Underway and Stowing Fenders
Redwood City, California - May 2013 Josh Gilliland photo
Redwood City, California - May 2012 Paul Sweeney photo
Redwood City, California - April 2011 Kelly Lindblom photo
San Francisco Fleet Week 2010 "After the Parade" Tom Elliott photo
Mandeville - July 3rd 2009
About to launch at Anderson's May 2008
Liberty, PTF-26, is a Vietnam-War, near coastal gunboat that was stationed in DaNang Vietnam.
PTFs were the Vietnam version of the famous WWII PT Boats.
PT (Patrol Torpedo) boats served in every theatre of WWII. The crews of these intrepid boats were well known for fighting these small, fast, gun and torpedo boats in countless battles against far bigger and more heavily armed enemies.
PT Boat exploits in the Philippines, including the rescue of General Douglas Macarthur, were dramatized in the movie They Were Expendable, staring Robert Montgomery, John Wayne, Donna Reed. Then Lieutenant, junior grade, John F. Kennedy’s exploits were memorialized in the movie PT 109, starring Cliff Robertson. A PT boat was towed down Pennsylvania Avenue in President Kennedy’s Inaugural Parade.
Vietnam PT boats were called PTFs. There were a total of 26 built, with PTF-26 being the final PTF and America’s last PT Boat.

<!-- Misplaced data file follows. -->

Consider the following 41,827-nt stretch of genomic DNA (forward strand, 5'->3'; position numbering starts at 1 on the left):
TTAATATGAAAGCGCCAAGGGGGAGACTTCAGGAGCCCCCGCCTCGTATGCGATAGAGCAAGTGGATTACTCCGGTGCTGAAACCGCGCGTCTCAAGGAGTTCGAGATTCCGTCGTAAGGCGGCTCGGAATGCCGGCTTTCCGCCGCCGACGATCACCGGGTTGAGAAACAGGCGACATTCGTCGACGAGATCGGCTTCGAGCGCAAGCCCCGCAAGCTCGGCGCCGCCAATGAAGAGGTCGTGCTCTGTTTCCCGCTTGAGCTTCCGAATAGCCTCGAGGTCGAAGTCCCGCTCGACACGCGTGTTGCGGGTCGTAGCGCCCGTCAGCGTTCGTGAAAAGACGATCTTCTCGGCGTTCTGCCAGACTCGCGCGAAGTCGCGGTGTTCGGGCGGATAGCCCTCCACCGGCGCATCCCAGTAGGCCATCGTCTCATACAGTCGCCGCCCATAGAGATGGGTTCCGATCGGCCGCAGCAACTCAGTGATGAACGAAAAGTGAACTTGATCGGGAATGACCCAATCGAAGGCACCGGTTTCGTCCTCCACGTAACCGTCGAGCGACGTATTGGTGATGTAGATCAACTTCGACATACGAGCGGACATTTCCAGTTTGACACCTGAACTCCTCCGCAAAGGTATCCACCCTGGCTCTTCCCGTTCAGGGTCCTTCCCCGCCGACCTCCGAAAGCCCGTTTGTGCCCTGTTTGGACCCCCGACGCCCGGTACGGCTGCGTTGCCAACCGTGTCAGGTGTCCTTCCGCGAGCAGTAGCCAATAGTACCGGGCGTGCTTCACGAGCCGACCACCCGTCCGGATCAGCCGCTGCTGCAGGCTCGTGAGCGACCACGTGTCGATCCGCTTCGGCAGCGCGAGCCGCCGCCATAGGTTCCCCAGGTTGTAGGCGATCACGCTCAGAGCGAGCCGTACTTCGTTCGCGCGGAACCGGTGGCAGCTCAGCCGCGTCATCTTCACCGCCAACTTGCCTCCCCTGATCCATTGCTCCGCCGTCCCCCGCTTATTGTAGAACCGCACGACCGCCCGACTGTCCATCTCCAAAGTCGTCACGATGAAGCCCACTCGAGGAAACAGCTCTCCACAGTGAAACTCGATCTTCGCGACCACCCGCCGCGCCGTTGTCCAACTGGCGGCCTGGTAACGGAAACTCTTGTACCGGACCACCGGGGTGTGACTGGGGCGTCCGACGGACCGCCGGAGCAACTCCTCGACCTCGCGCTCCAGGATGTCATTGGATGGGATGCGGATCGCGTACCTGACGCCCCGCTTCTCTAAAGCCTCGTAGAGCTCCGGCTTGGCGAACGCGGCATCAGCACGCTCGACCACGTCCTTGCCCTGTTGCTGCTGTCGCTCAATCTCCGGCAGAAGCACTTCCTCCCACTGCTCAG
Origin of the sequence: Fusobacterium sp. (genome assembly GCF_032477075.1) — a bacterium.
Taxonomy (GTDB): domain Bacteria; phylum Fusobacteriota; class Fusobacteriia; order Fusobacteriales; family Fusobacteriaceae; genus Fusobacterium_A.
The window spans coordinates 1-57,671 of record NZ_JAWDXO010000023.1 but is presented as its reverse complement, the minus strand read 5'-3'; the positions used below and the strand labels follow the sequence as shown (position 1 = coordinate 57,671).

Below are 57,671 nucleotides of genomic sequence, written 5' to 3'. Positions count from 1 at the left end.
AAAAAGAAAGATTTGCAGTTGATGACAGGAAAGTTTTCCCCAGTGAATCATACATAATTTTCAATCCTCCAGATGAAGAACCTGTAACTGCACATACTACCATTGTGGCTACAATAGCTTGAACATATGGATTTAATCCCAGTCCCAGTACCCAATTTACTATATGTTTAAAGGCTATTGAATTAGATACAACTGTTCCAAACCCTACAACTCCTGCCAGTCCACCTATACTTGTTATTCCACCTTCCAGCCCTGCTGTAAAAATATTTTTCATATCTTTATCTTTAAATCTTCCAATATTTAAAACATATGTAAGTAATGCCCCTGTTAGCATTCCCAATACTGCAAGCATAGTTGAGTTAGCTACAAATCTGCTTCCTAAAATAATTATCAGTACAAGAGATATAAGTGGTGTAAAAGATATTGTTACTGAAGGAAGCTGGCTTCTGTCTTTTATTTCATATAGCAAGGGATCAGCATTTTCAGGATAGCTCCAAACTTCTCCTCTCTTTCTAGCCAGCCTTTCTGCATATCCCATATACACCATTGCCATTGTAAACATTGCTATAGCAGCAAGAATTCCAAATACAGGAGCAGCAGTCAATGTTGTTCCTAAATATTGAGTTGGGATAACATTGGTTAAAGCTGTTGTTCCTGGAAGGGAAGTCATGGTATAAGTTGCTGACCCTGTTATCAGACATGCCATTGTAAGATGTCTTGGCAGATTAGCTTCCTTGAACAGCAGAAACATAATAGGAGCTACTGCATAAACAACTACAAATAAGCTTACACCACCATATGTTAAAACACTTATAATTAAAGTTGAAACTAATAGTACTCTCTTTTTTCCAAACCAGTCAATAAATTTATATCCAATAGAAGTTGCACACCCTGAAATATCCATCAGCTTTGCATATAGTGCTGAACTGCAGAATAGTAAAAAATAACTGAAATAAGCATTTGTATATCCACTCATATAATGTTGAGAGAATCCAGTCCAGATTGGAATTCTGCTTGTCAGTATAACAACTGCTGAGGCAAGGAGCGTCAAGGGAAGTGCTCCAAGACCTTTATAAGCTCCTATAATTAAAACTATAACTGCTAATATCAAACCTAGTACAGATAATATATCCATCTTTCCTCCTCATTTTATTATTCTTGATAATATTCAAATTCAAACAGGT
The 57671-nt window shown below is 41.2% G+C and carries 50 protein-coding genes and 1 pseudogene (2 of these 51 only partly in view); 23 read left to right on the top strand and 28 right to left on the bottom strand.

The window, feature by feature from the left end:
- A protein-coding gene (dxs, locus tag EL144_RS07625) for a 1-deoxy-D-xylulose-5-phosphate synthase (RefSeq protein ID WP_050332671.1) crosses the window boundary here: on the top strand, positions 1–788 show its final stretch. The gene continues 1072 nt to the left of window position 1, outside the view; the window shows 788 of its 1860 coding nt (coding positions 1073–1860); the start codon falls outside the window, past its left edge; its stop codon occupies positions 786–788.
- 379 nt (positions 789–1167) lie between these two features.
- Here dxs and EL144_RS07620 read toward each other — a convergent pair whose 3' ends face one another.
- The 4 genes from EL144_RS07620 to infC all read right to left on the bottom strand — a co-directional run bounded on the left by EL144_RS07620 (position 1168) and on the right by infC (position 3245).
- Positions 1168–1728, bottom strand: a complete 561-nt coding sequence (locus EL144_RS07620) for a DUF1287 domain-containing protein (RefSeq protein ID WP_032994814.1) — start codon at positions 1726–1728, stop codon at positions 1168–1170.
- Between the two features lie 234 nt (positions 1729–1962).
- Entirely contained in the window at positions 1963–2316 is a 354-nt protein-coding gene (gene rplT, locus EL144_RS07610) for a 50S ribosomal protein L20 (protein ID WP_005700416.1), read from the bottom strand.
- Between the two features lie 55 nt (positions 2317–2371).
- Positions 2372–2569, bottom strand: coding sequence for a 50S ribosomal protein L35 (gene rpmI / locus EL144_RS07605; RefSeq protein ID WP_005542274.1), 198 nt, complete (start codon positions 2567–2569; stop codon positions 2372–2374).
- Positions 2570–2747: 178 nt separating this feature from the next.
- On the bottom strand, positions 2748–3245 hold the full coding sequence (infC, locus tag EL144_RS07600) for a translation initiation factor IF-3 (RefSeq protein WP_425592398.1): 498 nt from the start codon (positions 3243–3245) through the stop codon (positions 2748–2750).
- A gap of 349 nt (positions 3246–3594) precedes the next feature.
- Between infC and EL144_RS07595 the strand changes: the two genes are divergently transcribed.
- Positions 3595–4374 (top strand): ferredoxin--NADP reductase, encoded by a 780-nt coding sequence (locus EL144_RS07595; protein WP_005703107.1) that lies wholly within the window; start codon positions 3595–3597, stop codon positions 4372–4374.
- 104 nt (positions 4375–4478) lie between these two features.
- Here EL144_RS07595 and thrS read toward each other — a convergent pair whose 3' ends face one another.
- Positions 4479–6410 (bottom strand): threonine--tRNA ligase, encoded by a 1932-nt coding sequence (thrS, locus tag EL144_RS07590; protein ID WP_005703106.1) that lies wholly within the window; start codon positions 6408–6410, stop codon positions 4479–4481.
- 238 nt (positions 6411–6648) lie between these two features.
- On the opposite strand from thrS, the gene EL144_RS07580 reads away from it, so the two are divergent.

PTFs were used as a near-coastal gunboats in Vietnam. Tens of thousands of sailors, soldiers and Special Forces personnel served on a great variety of combat and support vessels throughout the region during the war. The crew of PTF-26 salutes all who served.
River Patrol Boats (PBRs), as seen in the movie Apocalypse Now; the Swift Boats (PCFs), the heavy riverines (Monitors, Armored Troop Carriers and others) all were used extensively and saw heavy action. Support personnel on LSTs and at shore bases throughout Vietnam worked tirelessly, under adverse conditions to keep the boats operational.
Filming the "Walk-On" portion of the Fear Factor military episode at the USS Hornet
Liberty Maritime is preserving, restoring, and actually operating, a unique historic vessel. Liberty, PTF-26, is the last of the Vietnam-Conflict "Fast Patrol Boats".
The PTFs were directly derived from the World War II PT Boats. The first two PTFs built were post WW II PT Boats, the next twenty were 80 foot wood boats, known as the "Nasty" class, and the last four PTFs were 95 foot aluminum boats known as "Osprey" class. Today, of the four Osprey class boats, only 2 survive, PTF-23, and of course, Liberty, PTF-26.
Liberty was designed with nine separate watertight compartments, and can withstand holes in two compartments below the waterline without sinking. Furthermore, all openings to the outside can be completely sealed to prevent water from entering. The stack houses the air intake for the engine room, so, even in very rough seas, the engines are protected from waves and spray. There were originally two l8-cylinder Napier Deltic diesel engines, each of 3100 Bhp, which, during a time trial in the 1970s, brought Liberty to a top speed of 51 knots.
The two tall antennas visible in the photograph above are SSB (single-side band) antennas that are approximately 45 feet off of the water.
Moored at Ayala Cove, Angel Island in the summer of 2008
See the Images page for more photos!
Text and images (c) 2003-2013 Liberty Maritime Museum unless otherwise stated.